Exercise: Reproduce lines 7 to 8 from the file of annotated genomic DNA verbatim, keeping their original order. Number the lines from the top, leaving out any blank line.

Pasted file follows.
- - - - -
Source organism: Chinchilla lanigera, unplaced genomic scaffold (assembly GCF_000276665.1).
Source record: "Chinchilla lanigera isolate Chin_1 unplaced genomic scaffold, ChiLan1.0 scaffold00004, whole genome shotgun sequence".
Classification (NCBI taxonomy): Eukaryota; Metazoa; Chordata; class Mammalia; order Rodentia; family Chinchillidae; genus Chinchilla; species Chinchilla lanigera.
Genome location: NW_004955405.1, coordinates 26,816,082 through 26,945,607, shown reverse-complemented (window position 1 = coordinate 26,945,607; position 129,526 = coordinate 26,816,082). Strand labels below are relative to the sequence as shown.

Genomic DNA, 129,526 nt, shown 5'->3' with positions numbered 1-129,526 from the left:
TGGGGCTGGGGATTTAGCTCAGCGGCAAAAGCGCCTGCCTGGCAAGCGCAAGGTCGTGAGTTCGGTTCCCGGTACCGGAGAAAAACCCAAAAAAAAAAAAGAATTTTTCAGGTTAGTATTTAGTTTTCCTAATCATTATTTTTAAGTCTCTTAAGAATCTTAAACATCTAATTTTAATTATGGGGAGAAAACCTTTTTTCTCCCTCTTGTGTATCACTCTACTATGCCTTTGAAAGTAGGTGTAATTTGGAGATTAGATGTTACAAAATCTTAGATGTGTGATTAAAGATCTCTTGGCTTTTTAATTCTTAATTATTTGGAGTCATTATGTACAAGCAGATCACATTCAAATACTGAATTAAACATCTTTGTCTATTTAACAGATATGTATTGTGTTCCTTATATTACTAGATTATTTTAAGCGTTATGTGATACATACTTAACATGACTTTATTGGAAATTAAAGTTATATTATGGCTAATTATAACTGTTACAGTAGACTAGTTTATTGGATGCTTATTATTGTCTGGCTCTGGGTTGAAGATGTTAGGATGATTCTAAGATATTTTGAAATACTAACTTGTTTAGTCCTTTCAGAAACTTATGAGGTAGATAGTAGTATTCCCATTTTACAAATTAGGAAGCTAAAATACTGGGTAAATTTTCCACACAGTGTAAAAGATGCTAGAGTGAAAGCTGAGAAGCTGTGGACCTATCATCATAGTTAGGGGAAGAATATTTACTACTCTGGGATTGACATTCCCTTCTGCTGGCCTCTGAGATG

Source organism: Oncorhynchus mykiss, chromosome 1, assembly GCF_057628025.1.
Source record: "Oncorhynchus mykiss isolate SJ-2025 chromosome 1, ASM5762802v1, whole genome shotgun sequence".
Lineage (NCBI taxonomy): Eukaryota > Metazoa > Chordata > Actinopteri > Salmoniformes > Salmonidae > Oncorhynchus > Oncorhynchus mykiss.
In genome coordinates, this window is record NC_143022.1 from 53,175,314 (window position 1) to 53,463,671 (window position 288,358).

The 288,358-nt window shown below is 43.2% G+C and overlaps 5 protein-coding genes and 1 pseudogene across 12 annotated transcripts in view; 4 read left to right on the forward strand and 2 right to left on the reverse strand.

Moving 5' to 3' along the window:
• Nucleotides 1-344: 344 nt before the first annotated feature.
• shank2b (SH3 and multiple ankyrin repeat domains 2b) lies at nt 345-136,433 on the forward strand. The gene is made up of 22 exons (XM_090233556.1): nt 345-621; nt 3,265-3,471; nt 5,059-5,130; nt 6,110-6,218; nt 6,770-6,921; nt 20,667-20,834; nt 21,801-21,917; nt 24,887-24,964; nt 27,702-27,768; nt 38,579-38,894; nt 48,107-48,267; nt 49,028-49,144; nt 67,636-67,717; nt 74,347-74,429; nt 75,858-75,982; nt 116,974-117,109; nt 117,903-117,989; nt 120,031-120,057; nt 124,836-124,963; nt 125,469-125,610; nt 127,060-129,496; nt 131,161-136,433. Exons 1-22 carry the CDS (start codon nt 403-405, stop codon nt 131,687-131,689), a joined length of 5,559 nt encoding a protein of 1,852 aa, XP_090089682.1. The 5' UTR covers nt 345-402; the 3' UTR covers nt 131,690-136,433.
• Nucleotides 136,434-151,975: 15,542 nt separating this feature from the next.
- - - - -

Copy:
Source organism: Oncorhynchus mykiss, chromosome 1, assembly GCF_057628025.1.
Source record: "Oncorhynchus mykiss isolate SJ-2025 chromosome 1, ASM5762802v1, whole genome shotgun sequence".